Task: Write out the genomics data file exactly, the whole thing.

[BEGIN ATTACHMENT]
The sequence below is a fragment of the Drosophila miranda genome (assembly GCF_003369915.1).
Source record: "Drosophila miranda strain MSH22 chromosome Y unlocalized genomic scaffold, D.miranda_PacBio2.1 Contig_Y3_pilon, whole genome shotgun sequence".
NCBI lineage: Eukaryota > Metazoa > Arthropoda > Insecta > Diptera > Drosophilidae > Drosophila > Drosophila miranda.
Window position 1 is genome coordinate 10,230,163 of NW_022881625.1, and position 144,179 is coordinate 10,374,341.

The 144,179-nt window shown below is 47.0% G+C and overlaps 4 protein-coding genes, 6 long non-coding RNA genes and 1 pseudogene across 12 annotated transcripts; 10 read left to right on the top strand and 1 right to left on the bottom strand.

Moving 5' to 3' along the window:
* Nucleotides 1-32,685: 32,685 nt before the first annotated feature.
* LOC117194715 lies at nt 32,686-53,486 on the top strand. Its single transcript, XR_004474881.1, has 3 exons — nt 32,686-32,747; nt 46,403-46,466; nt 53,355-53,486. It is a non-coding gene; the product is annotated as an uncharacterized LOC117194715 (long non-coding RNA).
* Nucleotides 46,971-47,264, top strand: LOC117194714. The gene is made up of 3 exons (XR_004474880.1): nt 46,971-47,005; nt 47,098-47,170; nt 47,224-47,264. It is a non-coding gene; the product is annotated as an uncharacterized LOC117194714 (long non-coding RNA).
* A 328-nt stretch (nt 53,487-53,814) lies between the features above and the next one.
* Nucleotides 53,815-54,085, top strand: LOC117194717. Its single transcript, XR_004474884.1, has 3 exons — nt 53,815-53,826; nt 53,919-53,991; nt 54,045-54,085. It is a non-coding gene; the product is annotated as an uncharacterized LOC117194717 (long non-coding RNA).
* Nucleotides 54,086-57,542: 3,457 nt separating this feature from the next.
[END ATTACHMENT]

The sequence below is a fragment of the Drosophila miranda genome (assembly GCF_003369915.1).
Source record: "Drosophila miranda strain MSH22 chromosome Y unlocalized genomic scaffold, D.miranda_PacBio2.1 Contig_Y3_pilon, whole genome shotgun sequence".
NCBI lineage: Eukaryota > Metazoa > Arthropoda > Insecta > Diptera > Drosophilidae > Drosophila > Drosophila miranda.
Window position 1 is genome coordinate 10,230,163 of NW_022881625.1, and position 144,179 is coordinate 10,374,341.

The 144,179-nt window shown below is 47.0% G+C and overlaps 4 protein-coding genes, 6 long non-coding RNA genes and 1 pseudogene across 12 annotated transcripts; 10 read left to right on the top strand and 1 right to left on the bottom strand.

Moving 5' to 3' along the window:
* Nucleotides 1-32,685: 32,685 nt before the first annotated feature.
* LOC117194715 lies at nt 32,686-53,486 on the top strand. Its single transcript, XR_004474881.1, has 3 exons — nt 32,686-32,747; nt 46,403-46,466; nt 53,355-53,486. It is a non-coding gene; the product is annotated as an uncharacterized LOC117194715 (long non-coding RNA).
* Nucleotides 46,971-47,264, top strand: LOC117194714. The gene is made up of 3 exons (XR_004474880.1): nt 46,971-47,005; nt 47,098-47,170; nt 47,224-47,264. It is a non-coding gene; the product is annotated as an uncharacterized LOC117194714 (long non-coding RNA).
* A 328-nt stretch (nt 53,487-53,814) lies between the features above and the next one.
* Nucleotides 53,815-54,085, top strand: LOC117194717. Its single transcript, XR_004474884.1, has 3 exons — nt 53,815-53,826; nt 53,919-53,991; nt 54,045-54,085. It is a non-coding gene; the product is annotated as an uncharacterized LOC117194717 (long non-coding RNA).
* Nucleotides 54,086-57,542: 3,457 nt separating this feature from the next.